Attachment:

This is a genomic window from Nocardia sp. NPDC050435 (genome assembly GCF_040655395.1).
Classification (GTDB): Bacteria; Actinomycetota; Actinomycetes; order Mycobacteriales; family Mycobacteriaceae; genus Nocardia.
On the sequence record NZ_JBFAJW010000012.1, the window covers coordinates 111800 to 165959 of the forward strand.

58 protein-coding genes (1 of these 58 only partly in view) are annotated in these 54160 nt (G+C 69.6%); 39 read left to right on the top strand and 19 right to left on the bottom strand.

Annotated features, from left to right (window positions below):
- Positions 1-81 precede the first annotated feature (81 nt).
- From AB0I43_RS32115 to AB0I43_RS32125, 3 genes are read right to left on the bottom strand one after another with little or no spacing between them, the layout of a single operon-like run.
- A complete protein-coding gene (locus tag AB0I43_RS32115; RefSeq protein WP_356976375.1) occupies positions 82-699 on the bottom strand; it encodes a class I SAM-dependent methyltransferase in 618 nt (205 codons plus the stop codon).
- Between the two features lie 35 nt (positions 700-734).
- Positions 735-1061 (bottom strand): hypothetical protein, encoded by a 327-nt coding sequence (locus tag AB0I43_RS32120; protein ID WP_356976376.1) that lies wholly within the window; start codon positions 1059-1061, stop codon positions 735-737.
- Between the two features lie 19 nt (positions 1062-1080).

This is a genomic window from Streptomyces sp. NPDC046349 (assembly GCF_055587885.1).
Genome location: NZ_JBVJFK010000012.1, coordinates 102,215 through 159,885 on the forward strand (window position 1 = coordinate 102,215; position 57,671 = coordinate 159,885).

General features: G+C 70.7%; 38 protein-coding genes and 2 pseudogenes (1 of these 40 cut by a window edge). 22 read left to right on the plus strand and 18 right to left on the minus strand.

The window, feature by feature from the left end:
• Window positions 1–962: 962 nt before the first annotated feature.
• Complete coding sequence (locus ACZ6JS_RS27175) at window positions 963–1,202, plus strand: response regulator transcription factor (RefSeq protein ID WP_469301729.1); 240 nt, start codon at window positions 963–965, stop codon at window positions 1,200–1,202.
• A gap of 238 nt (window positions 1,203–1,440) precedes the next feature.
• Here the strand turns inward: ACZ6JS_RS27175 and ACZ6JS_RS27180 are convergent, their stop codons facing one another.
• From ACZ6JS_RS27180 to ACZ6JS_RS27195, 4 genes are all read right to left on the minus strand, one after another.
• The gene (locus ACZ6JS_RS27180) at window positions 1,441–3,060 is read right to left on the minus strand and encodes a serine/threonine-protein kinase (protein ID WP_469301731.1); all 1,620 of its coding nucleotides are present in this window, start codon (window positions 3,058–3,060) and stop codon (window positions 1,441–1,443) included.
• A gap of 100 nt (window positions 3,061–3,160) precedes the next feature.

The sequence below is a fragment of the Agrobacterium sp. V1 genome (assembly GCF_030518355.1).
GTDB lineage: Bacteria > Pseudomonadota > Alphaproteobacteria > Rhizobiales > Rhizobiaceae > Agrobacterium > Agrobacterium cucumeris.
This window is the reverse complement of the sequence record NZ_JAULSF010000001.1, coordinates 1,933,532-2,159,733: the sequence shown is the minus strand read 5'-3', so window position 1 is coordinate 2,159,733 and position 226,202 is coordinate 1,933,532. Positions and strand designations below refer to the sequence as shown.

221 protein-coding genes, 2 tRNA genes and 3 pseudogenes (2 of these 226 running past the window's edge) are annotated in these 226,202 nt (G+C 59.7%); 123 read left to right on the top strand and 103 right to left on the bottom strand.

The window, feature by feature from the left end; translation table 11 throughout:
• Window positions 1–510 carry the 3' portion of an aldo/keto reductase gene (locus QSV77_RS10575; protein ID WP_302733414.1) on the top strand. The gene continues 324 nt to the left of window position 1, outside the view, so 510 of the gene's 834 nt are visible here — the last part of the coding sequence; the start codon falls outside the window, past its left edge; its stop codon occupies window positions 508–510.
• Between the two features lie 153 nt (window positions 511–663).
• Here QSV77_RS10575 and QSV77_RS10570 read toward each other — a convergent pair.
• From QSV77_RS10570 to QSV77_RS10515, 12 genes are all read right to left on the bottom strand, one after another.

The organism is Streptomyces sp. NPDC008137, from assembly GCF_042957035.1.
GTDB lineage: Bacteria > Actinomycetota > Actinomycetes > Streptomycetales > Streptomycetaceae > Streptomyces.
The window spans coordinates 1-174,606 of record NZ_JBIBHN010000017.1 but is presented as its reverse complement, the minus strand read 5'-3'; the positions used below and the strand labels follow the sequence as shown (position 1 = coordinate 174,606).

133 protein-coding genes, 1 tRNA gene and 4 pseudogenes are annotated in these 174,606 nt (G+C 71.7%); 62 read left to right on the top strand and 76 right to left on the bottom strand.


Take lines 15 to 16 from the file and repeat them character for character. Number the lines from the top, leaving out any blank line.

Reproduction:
The window, feature by feature from the left end:
• Window positions 1–962: 962 nt before the first annotated feature.